MONROE v. SCHENECTADY COUNTY

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Supreme Court, Appellate Division, Third Department, New York.

David J. MONROE, Appellant, v. SCHENECTADY COUNTY et al., Respondents.

Decided: November 24, 1999

Before:  MIKOLL, J.P., MERCURE, YESAWICH JR., PETERS and MUGGLIN, JJ. Harry R. Hayes III, Albany, for appellant. Gordon, Siegel, Mastro, Mullaney, Gordon & Galvin P.C. (Jeffrey T. Culkin of counsel), Schenectady, for respondents.

Appeal from an order of the Supreme Court (Kramer, J.), entered March 19, 1999 in Schenectady County, which granted defendants' motion to dismiss the first through sixth and ninth causes of action of the complaint for, inter alia, failure to state a cause of action.

This action by plaintiff is for damages as a result of plaintiff's termination in July 1994 from his employment as a correction lieutenant with the Schenectady County Sheriff's Department.   This appeal brings up for review the propriety of Supreme Court granting defendant's motion pursuant to CPLR 3211 dismissing plaintiff's seven remaining causes of action.1

Plaintiff had achieved the rank of correction lieutenant with the Sheriff's Department, a permanent appointment under the Civil Service Law. Plaintiff's position was subject to a collective bargaining agreement between defendant Schenectady County, the Sheriff's Department, the Schenectady County Sheriff's Benevolent Association Local 3874 and Council 82, AFSCME, AFL-CIO.   Article 13 of the agreement provides that a covered employee cannot be disciplined without just cause and without service of a written notice of disciplinary action which sets out the reasons for any discipline.   The agreement also provides that a covered employee may appeal any disciplinary action to defendant Schenectady County Sheriff and, if not satisfied, file a formal grievance with the Public Employment Relations Board culminating in binding arbitration.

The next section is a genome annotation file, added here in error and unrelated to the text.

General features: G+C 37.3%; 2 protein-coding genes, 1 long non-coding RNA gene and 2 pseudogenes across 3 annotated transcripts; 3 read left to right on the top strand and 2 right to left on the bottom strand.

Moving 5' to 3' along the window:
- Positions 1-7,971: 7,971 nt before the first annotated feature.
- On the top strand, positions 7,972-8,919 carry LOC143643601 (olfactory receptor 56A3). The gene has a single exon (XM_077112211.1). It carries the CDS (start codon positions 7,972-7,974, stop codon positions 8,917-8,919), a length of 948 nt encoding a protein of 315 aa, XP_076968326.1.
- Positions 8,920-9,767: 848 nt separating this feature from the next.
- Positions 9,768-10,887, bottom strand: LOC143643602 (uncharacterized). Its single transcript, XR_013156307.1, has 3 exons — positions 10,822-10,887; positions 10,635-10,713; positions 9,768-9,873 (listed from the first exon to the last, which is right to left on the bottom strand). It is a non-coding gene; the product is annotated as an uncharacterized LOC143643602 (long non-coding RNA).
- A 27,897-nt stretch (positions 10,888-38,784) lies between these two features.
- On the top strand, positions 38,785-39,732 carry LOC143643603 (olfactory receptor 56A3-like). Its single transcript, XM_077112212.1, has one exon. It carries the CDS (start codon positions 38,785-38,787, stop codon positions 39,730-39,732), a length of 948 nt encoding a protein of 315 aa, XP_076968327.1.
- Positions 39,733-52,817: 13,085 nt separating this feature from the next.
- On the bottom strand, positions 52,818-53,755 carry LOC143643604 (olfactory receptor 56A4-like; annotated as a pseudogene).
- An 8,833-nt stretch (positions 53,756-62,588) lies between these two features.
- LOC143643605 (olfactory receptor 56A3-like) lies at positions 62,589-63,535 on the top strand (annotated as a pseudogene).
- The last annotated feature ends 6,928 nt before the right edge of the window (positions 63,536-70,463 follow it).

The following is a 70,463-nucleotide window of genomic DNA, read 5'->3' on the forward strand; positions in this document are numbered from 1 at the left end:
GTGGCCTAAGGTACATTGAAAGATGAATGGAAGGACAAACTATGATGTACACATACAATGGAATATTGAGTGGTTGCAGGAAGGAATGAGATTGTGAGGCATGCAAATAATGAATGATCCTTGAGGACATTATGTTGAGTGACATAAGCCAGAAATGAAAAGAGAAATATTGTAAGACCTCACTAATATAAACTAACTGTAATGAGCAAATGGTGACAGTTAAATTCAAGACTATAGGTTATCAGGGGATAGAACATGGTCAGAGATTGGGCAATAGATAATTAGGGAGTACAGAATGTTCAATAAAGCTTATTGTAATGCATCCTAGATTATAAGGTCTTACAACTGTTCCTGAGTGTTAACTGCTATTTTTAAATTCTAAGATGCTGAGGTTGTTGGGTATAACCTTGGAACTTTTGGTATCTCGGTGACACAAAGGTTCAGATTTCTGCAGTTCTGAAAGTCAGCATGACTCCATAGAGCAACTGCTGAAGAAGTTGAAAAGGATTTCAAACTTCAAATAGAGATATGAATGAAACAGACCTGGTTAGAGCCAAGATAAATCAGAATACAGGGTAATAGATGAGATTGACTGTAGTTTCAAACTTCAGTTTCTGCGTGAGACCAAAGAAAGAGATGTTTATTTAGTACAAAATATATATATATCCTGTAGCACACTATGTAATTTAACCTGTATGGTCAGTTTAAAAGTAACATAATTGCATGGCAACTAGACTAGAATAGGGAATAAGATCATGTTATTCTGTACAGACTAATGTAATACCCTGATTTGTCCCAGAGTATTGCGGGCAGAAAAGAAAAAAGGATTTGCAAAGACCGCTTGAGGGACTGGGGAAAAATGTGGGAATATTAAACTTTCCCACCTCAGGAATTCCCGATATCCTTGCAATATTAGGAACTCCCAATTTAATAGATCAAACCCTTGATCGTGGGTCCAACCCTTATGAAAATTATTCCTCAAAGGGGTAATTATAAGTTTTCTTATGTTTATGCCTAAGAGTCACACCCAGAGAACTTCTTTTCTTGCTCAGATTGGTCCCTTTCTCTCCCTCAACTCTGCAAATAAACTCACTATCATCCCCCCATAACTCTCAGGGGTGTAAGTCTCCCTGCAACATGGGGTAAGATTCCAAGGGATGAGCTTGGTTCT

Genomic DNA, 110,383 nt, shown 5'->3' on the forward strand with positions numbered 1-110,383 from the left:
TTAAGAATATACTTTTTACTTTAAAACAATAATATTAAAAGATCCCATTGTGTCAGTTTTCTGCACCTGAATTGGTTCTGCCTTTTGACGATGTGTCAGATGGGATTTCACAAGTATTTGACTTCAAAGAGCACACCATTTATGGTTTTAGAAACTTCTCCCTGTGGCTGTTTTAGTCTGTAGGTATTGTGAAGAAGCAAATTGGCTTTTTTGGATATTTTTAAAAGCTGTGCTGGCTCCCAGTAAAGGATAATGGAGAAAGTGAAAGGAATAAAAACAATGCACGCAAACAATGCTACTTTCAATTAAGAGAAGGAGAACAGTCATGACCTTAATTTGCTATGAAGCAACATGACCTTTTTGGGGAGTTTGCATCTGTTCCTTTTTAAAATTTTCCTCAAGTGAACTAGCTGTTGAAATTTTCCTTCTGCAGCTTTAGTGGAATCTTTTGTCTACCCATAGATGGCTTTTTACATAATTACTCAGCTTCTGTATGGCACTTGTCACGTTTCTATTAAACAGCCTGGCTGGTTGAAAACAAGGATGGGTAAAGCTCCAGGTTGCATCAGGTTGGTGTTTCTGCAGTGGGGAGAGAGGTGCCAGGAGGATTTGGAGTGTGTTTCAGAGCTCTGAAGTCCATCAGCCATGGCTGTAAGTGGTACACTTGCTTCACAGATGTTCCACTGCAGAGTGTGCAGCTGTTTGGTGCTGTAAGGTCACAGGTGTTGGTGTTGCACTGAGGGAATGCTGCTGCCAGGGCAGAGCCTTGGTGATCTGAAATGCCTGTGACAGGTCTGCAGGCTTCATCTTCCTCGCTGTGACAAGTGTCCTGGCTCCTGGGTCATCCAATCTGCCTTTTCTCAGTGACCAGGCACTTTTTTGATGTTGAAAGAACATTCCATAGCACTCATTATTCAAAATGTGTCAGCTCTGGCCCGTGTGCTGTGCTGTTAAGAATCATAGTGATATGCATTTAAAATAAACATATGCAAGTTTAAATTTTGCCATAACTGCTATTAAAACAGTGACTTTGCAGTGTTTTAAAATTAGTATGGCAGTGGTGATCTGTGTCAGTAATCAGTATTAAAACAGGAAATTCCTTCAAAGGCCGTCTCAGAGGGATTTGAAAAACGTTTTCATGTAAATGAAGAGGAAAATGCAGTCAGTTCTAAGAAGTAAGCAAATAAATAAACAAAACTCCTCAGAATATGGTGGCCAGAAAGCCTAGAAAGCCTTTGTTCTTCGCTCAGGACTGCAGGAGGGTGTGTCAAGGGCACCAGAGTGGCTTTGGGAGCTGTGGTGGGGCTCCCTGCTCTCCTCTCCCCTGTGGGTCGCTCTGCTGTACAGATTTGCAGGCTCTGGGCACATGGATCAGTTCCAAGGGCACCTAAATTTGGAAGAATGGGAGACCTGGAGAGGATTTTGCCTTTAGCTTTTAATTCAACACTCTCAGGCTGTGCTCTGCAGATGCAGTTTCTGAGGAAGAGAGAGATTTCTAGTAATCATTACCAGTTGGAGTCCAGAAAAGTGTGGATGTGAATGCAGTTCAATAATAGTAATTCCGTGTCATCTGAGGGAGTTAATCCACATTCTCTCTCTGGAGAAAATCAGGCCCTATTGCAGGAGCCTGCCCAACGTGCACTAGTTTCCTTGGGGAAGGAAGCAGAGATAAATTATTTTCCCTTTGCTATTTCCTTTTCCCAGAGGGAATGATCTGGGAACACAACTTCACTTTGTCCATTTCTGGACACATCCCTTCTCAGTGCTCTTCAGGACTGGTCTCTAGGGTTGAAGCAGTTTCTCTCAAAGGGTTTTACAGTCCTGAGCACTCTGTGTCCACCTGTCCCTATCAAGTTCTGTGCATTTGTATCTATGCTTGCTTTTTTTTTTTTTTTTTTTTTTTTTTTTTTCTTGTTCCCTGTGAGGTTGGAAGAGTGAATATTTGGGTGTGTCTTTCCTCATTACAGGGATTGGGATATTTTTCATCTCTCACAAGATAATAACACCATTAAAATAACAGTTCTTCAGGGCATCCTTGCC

On June 20, 1994 plaintiff was summoned by the Sheriff to his office and placed on “administrative” leave.   Plaintiff was asked to resign but declined to do so.   On July 19, 1994 he was served with a written notice of disciplinary action, dated July 15, 1994, to terminate his employment as a correction lieutenant which alleged that plaintiff was guilty of sexual harassment of a Schenectady police officer and that he had endangered the security of the County Jail by playing ping-pong and smoking.

Plaintiff timely challenged his termination and demanded arbitration.   Settlement offers were made to plaintiff which offered a demotion to a lower grade as a correction officer and reinstatement to the Sheriff's Department as of January 8, 1995 without restoration of any pay or benefits lost.

In a meeting in December 1994, sought by defendant Schenectady County Undersheriff, who met with plaintiff and two union representatives, plaintiff rejected the settlement offer.   The Undersheriff, in a private meeting with plaintiff, attended by the Sheriff, as well, advised plaintiff that if he should win arbitration, charges alleging consorting with a prostitute, having sex with her and his presence when she purchased cocaine would be lodged against him and would be revealed to the press.   At this point, plaintiff agreed to withdraw his grievance and accepted the settlement offer which he executed on January 6, 1995.

A lawsuit was commenced by plaintiff in July 1995 in Federal court alleging a deprivation of due process under the 14th Amendment of the U.S. Constitution.   This action was dismissed, the court finding that plaintiff had an adequate remedy for his due process violations in a CPLR article 78 proceeding and declining to exercise jurisdiction over plaintiff's State law claims.   Plaintiff then initiated the instant action.   After issue was joined, defendants moved to dismiss the action pursuant to CPLR 3211.   Supreme Court granted the motion and this appeal ensued.